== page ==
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At this point in our journey, after 13 issues of Kairos, it is best, and certainly relevant, to perhaps clarify what we call « alternative, » what the term contains, implies, and what it is not for us.

« Tackling commonly accepted ideas is always a difficult undertaking. It becomes hopeless when these ideas have given rise to a multitude of bodies in charge of conveying them and deducing practices from them. So I have no illusions about my chances of being heard ».

François Partant, La ligne d’horizon, essai sur l’après-développement, La découverte, p.67. »


Aren’t there many citizen proposals and individual initiatives that are marked, explicitly or not, with the seal of « different », of « alternative », when they are, voluntarily, not « different »? or not, only gentle companions of the system? Certainly, if these remain and remain actions that are often generous and altruistic, they are no less harmless to the established order. For if there is a fundamental characteristic of our liberal societies, it is to defuse any attack that would challenge its foundations and its existence. The system thus recovers to its advantage the criticisms and activities that oppose it, or risk doing so. Even before they exist, these activities are discouraged, sometimes explicitly because they do not fit into the normative mold, but also and above all because they cannot appeal to the springs of the system that does not want to see them come into being, and encourages those who perpetuate it. 

However, there are signs to detect an activity that contains little danger to the sustainability of the system in place: 

-When the activity attracts goodwill from all directions, generating financial support from all horizons; 

-when it creates consensus, pleases almost everyone everyone, the nobleman as well as the commoner, the rentier as well(1) as the unemployed;

-when the mainstream media talks about it, is even enthusiastic about it, a sign that is not intrinsic to the activity but whose media « validation » offers almost certain proof that there is no danger;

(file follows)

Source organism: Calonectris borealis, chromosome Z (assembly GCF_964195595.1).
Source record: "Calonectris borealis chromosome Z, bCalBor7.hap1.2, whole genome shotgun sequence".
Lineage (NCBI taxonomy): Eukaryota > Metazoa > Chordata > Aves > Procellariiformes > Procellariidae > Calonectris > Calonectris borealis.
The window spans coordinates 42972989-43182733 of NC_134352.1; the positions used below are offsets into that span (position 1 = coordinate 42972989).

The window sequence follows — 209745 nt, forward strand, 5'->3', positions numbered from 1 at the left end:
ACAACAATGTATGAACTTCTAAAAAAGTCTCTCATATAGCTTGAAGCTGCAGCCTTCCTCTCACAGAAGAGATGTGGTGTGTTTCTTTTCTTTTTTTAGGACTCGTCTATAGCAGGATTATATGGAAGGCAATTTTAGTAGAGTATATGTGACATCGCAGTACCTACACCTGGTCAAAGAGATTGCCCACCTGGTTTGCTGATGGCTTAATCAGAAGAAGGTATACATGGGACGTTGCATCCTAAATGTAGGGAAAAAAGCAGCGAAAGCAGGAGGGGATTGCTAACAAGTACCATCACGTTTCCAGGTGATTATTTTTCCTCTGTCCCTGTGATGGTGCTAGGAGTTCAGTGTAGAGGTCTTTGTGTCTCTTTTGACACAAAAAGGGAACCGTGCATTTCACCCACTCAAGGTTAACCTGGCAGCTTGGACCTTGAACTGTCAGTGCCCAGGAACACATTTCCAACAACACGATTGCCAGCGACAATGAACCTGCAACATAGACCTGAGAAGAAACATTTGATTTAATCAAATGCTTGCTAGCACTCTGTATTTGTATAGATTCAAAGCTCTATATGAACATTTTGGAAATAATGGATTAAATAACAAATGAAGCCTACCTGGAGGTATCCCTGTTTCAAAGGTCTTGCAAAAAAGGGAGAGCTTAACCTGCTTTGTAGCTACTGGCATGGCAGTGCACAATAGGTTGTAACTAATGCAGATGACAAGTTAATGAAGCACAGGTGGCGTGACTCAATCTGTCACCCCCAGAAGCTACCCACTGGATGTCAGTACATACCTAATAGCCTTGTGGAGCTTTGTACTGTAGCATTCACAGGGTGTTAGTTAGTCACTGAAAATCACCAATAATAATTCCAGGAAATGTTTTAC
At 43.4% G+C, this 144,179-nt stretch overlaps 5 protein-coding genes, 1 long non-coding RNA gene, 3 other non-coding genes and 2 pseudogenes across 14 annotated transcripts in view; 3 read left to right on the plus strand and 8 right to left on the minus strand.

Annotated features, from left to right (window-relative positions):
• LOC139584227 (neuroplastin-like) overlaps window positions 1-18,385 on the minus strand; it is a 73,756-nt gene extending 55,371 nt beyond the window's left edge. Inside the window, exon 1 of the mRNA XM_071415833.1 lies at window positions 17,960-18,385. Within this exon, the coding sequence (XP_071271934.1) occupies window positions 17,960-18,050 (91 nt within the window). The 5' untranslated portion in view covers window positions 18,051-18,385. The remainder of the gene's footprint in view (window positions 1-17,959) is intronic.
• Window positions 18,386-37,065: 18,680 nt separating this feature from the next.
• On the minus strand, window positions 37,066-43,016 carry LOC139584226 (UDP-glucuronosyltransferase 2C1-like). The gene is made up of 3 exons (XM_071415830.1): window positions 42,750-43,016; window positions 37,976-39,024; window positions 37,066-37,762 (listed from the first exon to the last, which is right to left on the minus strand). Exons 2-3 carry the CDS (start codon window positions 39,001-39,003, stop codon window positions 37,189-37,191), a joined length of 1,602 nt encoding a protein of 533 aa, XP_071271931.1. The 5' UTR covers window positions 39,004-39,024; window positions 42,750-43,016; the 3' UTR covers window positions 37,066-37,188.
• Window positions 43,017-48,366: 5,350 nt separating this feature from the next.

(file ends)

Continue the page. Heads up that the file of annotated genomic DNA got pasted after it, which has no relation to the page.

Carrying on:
-When « playing politics », in the broad sense of the term, is a haunting and becomes the recurring argument to stop any discussion that would dig a little too deep; 

-when one refuses to question the contradictions that arise from the structure, the objective taking precedence; 

-when any questioning of the business is seen as negative, optimism is the order of the day. 

At the extreme, philanthropic works, which an informed citizen would never consider as an « alternative », are the most typical examples of these expedients of the system. All the biggest fortunes have their foundation: like the Lippens, with the foundation Paul, Suzanne and Renée Lippens, who « supports throughout the year innovative projects of organizations, groups or associations that work in favor of disadvantaged children in the Brussels area » ; or Albert Frère with the Charles Albert Frère, an association that has  » for the purpose of helping all persons suffering from a physical, mental or social handicap, and all persons or families who are victims of poverty ». Among the three sectors it favors are  » aid to the socially handicapped (sic) (2) and assistance to victims of poverty ». Soros, Gates, Warren Buffett, the founder of Facebook and others also have their foundations. The same people who took advantage of the largesse of a social state that they vilified, built up their indecent fortune and participated in the misery, are now presenting themselves as saviors of humanity by distributing part of the money that was not claimed from them through various tax cuts, tax gifts and tax havens. Paradoxically, they are therefore the private agents of a selective social redistribution. This « humanitarian » consensus - which has for its defense the fortress of morality: « one cannot criticize kindness » — as Serge Halimi underlines it, has the same utility as the ‘debate’ between journalists. They stir the wind to divert the storm ».and is obviously avidly relayed by the media concerned with maintaining « social peace ». where all believe themselves to be equal since they are consumers.